November 6, 2014
DAVID MICHAEL WILLIAMS ET AL.
TIMOTHY WAYNE SMITH
Session July 30, 2014
Tenn. R. App. P. 3 Appeal as of Right; Judgment of the Circuit Court Affirmed. Appeal from the Circuit Court for Putnam County. No. 11N0183. Amy V. Hollars, Judge.
Andrew R. Binkley and Patrick Shea Callahan, Cookeville, Tennessee, for the appellants, David Michael Williams and Summer Elizabeth Williams.
Jeremy Ross Hutchison and Joshua Gerald Offutt, Nashville, Tennessee, for the appellee, Geico General Insurance Company.
FRANK G. CLEMENT, JR., P.J., M.S., delivered the opinion of the Court, in which ANDY D. BENNETT and W. NEAL MCBRAYER, JJ., joined.
FRANK G. CLEMENT, JR., JUDGE
This appeal arises from an underinsured motorist coverage claim that hinges on the validity of a choice of law provision in the insurance policy. Plaintiffs were involved in a car wreck in Tennessee while driving a vehicle they borrowed from North Carolina residents. Although the borrowed vehicle was owned by North Carolina residents, the car owners had elected an insurance policy with a Missouri choice of law provision because their daughter principally used the car in Missouri where she attended college. At issue in this appeal is whether the law of Missouri or North Carolina controls. If Missouri law controls, there is no underinsured motorist coverage; if North Carolina law controls, there is coverage. The trial court found that the Missouri choice of law provision was valid and enforceable because the choice of law provision was not contrary to a fundamental policy of North Carolina. We affirm.
On July 17, 2010, David and Summer Williams and their young child, Elle, (" Plaintiffs" ), were involved in an automobile accident in Tennessee. At the time of the accident, Plaintiffs were moving from North Carolina to Missouri and were driving a borrowed vehicle owned by North Carolina residents, Joseph and Amy Rieg. While traveling through Putnam County, Tennessee, Plaintiffs were hit head-on by Timothy Wayne Smith (" Defendant" ), who was traveling east in the westbound lanes of Interstate 40.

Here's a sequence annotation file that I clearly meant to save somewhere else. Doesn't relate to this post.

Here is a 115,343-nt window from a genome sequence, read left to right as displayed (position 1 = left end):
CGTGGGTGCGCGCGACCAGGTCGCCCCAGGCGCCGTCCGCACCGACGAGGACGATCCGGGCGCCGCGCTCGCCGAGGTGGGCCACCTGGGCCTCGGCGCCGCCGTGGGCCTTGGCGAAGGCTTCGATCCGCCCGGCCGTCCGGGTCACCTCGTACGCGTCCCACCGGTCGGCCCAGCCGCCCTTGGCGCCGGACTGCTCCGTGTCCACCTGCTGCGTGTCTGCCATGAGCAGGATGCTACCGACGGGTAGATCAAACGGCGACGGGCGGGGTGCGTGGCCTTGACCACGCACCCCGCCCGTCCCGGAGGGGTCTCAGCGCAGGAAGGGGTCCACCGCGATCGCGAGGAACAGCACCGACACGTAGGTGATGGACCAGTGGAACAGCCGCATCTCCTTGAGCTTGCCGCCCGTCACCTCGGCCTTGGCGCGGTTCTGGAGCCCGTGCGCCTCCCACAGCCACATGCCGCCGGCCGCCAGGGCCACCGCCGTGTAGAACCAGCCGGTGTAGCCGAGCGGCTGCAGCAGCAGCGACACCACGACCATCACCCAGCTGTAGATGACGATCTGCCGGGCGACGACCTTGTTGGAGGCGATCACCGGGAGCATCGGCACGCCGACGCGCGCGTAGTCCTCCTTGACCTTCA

At the time of the accident, Defendant was insured with the minimum policy limits required under Tennessee law, which provided liability coverage of $25,000 per person, and $50,000 per accident. The Rieg's vehicle was registered in North Carolina and insured by a Missouri insurance policy through Government Employees Insurance Company (" GEICO" ). Mrs. Rieg purchased the policy after seeking advice from her GEICO representative, who advised her that she needed a 'Missouri Policy' so her daughter, Joanna, could use the vehicle while attending college in Missouri. The insurance policy included a Missouri choice of law provision and provided $50,000 per person, and $100,000 per accident in uninsured motorist coverage. However, the policy did not provide underinsured motorist coverage, and such coverage was not required under Missouri law.